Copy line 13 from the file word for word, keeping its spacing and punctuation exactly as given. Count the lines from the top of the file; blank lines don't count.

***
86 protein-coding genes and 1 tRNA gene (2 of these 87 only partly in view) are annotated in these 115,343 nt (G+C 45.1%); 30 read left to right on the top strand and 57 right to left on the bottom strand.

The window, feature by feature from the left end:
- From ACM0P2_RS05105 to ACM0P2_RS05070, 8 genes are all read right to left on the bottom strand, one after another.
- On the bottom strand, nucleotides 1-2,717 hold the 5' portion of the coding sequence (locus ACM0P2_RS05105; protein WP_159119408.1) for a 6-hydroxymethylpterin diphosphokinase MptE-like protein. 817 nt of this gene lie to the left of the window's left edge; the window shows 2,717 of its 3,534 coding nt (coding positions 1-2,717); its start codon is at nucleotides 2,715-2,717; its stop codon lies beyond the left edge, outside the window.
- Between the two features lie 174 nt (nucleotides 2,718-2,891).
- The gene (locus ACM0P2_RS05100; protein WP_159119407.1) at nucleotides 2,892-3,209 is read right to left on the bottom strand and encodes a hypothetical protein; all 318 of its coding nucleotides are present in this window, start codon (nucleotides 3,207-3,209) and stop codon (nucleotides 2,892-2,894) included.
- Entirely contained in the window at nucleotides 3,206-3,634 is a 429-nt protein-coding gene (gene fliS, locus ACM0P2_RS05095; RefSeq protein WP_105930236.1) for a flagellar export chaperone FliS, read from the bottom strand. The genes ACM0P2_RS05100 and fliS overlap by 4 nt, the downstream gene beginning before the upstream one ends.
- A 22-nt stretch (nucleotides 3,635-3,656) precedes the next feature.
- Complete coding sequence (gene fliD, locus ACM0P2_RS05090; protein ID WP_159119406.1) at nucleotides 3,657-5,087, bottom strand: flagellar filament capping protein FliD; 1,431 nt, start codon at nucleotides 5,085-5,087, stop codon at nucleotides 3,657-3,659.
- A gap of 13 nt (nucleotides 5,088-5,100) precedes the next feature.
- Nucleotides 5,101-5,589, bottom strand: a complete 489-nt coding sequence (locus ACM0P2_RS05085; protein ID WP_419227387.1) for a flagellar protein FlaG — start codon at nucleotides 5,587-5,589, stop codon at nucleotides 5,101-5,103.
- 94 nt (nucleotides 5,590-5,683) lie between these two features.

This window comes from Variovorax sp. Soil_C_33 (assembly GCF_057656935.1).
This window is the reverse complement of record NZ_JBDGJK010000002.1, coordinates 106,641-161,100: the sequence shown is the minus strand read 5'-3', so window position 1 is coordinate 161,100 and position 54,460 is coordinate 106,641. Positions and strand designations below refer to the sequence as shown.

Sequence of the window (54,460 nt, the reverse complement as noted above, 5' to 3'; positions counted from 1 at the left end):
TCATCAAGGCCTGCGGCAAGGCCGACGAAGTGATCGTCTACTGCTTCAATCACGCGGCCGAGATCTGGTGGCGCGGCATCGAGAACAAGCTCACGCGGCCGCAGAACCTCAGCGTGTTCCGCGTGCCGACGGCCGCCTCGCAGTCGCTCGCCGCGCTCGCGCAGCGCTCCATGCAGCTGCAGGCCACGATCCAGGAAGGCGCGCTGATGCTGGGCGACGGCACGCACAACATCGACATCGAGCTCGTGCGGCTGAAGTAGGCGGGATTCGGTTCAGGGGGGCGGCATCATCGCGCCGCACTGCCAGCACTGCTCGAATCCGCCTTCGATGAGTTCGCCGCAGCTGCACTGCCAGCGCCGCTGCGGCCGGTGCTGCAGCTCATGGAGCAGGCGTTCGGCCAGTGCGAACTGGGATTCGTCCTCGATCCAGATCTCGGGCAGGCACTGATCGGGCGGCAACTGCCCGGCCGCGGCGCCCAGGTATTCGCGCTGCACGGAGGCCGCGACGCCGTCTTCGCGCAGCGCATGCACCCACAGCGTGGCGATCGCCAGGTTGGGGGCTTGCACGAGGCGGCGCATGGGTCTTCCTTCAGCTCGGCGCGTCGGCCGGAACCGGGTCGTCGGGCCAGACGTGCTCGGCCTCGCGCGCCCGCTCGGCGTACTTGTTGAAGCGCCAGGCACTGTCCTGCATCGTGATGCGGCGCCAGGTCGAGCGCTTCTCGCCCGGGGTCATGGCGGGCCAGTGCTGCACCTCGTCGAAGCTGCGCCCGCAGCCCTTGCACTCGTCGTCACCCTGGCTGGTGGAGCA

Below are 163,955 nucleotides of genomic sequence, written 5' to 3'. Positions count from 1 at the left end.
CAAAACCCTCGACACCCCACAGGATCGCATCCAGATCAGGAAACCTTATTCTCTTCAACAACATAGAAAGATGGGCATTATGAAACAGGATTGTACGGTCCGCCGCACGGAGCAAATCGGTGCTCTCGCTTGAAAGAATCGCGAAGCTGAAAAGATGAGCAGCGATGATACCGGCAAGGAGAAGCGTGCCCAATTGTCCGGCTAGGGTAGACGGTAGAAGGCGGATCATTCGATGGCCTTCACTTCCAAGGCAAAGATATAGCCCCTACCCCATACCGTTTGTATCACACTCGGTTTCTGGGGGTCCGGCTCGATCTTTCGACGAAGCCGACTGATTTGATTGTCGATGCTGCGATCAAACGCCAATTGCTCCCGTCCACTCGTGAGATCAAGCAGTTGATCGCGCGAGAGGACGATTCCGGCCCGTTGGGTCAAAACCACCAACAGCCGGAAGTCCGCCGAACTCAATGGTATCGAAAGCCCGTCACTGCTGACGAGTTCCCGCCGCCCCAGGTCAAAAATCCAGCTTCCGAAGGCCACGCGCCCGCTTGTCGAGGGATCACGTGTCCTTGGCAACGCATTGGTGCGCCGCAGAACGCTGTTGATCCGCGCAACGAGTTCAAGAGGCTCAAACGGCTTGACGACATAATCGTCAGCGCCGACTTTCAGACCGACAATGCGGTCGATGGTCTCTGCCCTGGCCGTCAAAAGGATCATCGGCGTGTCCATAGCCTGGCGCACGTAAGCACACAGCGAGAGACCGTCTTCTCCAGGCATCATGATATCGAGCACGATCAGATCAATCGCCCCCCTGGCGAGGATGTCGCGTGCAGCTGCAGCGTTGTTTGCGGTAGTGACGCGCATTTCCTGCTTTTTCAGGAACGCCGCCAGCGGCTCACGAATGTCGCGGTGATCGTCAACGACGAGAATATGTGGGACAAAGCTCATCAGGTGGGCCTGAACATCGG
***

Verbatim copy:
This window comes from Variovorax sp. Soil_C_33 (assembly GCF_057656935.1).